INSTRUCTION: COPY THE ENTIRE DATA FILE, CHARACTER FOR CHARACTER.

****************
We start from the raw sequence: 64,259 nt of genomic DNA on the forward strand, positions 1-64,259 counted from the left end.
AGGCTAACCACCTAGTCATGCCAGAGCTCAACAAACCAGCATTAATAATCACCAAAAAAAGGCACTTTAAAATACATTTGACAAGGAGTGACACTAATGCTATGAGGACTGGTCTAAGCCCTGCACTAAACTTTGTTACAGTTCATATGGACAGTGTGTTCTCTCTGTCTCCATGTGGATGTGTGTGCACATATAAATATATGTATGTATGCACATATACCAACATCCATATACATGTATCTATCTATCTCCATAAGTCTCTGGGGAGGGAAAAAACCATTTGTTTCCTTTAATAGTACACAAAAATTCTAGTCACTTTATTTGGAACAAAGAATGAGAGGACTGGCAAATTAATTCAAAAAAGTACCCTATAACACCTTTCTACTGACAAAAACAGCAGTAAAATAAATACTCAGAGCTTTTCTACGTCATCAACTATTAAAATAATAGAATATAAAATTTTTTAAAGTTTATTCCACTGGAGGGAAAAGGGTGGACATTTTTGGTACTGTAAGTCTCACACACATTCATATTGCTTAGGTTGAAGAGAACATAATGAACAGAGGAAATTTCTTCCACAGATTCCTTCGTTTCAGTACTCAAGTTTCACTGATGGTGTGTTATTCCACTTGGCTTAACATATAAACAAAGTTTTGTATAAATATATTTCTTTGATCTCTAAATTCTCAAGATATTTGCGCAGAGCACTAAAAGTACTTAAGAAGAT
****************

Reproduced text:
We start from the raw sequence: 64,259 nt of genomic DNA on the forward strand, positions 1-64,259 counted from the left end.
AGGCTAACCACCTAGTCATGCCAGAGCTCAACAAACCAGCATTAATAATCACCAAAAAAAGGCACTTTAAAATACATTTGACAAGGAGTGACACTAATGCTATGAGGACTGGTCTAAGCCCTGCACTAAACTTTGTTACAGTTCATATGGACAGTGTGTTCTCTCTGTCTCCATGTGGATGTGTGTGCACATATAAATATATGTATGTATGCACATATACCAACATCCATATACATGTATCTATCTATCTCCATAAGTCTCTGGGGAGGGAAAAAACCATTTGTTTCCTTTAATAGTACACAAAAATTCTAGTCACTTTATTTGGAACAAAGAATGAGAGGACTGGCAAATTAATTCAAAAAAGTACCCTATAACACCTTTCTACTGACAAAAACAGCAGTAAAATAAATACTCAGAGCTTTTCTACGTCATCAACTATTAAAATAATAGAATATAAAATTTTTTAAAGTTTATTCCACTGGAGGGAAAAGGGTGGACATTTTTGGTACTGTAAGTCTCACACACATTCATATTGCTTAGGTTGAAGAGAACATAATGAACAGAGGAAATTTCTTCCACAGATTCCTTCGTTTCAGTACTCAAGTTTCACTGATGGTGTGTTATTCCACTTGGCTTAACATATAAACAAAGTTTTGTATAAATATATTTCTTTGATCTCTAAATTCTCAAGATATTTGCGCAGAGCACTAAAAGTACTTAAGAAGAT